Islamophobia: Why is Canada unfairly targeting Muslim charities?
Islamophobia and targeting of Muslims in Canada have been in the news in recent weeks, but this has been a daily reality for far too many Muslims for far too long - whether in the guise of national security surveillance, deviations from normal due process, no-fly list inclusion, anti-niqab legislation, and even the targeting of Muslim institutions.
From the outpouring of support in the wake of the recent attack in London, Ontario, it would appear that the silent majority of Canadians have only love for all - but they have been fed a lot of misinformation and fear over the years, and we are now seeing the consequences.
For decades now, there has been unease surrounding charities in the community, tied to the post-9/11 profiling of Muslims
Certain Canadian politicians and segments of the media shoulder much of the blame for the portrayal of Muslim men as potentially dangerous criminals, and Muslim women as imperilled and in need of rescue. This bigotry is rooted in a culture of fear that has been nurtured for decades by many people in positions of power, but most aggressively since 9/11, as part of the “war on terror”.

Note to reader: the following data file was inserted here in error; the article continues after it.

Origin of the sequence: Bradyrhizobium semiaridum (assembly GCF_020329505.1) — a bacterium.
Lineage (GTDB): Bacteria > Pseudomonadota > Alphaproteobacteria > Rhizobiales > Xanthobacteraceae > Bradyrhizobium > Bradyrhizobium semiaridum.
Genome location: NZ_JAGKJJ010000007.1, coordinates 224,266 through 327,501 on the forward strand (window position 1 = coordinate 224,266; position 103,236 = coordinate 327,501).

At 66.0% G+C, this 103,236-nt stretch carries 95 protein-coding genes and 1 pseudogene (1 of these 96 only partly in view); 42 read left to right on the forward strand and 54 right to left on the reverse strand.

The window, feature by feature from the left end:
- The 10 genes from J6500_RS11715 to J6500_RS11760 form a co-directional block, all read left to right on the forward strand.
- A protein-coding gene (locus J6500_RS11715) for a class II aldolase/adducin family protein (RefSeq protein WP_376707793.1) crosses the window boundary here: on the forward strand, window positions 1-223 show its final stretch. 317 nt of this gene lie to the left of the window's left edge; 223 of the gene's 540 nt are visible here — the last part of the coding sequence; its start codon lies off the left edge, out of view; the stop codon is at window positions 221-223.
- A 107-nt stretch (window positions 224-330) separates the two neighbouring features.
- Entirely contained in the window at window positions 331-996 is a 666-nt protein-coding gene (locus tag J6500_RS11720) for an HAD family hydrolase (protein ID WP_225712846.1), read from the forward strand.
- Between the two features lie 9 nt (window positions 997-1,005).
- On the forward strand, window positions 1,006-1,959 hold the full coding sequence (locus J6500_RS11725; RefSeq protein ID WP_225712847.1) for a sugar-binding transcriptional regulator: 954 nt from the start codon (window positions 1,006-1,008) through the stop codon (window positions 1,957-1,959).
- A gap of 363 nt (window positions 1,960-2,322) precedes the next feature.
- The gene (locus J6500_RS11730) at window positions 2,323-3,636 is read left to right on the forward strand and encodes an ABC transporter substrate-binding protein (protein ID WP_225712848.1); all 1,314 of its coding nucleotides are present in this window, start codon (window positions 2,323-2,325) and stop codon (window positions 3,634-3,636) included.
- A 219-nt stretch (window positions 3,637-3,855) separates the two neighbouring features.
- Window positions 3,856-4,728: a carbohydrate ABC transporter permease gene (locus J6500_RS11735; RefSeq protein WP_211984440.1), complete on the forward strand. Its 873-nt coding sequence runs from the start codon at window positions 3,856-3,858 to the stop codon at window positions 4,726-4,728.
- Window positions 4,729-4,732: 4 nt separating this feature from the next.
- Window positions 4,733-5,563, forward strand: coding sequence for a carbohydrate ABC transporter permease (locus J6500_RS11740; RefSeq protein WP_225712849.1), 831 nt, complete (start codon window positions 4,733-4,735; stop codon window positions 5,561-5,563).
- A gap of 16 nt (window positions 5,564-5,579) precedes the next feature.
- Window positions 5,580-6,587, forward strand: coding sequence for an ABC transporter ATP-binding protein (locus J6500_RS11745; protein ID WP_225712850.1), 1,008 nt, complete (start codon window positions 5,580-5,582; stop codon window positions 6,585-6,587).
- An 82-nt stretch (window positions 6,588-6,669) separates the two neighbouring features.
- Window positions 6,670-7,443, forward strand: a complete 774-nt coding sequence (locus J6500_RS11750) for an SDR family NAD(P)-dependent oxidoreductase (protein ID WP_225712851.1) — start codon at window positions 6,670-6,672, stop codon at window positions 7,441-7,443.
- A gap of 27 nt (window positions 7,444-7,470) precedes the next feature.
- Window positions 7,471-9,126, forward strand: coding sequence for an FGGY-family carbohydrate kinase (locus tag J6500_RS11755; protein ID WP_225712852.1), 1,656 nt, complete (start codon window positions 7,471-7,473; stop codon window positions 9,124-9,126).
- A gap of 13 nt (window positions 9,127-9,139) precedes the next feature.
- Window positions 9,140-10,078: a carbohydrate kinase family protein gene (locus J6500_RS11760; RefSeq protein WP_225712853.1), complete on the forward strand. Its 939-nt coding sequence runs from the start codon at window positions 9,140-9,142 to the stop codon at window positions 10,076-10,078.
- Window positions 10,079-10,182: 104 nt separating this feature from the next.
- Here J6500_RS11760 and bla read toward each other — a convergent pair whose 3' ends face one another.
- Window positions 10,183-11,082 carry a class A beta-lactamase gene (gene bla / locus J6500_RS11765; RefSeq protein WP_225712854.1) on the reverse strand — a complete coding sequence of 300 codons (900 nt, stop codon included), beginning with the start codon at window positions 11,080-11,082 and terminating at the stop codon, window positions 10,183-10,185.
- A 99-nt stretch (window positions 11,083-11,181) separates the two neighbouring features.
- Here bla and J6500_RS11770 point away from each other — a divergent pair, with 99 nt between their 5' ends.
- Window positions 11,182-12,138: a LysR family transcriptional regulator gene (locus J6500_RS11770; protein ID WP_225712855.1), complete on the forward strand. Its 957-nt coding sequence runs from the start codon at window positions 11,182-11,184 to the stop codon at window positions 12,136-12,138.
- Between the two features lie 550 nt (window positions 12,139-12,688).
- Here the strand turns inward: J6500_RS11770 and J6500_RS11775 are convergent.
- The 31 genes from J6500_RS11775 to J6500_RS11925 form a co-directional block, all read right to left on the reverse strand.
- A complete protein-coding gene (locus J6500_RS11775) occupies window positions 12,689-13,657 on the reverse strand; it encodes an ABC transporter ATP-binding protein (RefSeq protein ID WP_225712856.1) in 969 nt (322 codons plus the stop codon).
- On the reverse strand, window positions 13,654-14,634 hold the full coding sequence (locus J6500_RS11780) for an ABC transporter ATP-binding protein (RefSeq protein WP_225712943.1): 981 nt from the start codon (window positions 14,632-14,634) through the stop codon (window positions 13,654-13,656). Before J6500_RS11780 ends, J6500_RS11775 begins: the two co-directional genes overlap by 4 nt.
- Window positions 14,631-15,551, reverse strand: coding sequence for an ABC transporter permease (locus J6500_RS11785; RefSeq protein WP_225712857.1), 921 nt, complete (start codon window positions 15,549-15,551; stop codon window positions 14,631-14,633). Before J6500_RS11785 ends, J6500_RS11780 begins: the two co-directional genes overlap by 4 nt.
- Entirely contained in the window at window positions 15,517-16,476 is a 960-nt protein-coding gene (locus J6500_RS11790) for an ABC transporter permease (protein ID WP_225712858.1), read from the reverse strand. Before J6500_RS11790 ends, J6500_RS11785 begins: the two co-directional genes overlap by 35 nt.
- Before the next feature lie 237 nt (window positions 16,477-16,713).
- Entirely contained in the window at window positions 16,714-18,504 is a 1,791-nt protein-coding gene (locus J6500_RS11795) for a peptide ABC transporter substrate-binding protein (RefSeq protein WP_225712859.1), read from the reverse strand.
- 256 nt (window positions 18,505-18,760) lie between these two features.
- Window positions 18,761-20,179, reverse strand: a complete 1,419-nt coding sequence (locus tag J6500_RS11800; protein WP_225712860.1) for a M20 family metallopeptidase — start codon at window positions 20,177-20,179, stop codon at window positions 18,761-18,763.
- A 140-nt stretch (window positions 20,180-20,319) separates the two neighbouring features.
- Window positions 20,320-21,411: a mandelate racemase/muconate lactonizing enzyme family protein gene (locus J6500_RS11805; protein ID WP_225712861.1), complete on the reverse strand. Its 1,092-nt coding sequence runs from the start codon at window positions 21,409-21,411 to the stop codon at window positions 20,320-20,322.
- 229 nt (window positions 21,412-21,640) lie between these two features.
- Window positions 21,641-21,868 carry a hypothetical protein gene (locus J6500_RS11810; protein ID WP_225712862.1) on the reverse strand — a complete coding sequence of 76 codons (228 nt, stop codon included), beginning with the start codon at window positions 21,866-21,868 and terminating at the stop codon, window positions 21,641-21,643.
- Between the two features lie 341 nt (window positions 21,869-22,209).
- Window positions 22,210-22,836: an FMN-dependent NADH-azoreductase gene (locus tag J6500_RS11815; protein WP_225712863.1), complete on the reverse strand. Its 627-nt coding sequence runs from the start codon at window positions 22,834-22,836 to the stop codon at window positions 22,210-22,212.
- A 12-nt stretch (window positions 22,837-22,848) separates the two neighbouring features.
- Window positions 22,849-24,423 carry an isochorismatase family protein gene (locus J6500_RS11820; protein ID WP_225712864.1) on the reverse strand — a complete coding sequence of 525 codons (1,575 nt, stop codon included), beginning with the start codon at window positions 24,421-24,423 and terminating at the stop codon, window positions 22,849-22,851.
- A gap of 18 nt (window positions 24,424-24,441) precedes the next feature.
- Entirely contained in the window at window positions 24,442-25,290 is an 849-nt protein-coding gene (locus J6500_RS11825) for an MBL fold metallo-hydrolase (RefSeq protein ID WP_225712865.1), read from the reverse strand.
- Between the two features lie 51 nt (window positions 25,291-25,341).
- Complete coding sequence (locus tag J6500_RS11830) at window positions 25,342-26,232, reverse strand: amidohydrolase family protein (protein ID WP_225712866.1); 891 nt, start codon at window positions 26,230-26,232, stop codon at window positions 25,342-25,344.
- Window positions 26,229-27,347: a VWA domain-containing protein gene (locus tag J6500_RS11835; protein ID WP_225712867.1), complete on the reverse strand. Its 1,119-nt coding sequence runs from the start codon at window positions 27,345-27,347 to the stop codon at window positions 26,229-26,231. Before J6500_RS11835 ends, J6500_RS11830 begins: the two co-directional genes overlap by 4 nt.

The Canadian government has played a major role in breeding Islamophobia, and two reports issued this year confirm some of the community’s worst fears when it comes to targeting Muslim charities.
For decades now, there has been unease surrounding charities in the community, tied to the post-9/11 profiling of Muslims. Some of Canada’s 1.5 million Muslims are worried about being unjustly flagged for giving to Muslim charities.
Several charities have had to shut down, as some institutions have attracted excessive scrutiny. We have acted for clients who have had their bank accounts frozen without due process, and even some whose attempts to send money overseas were blocked.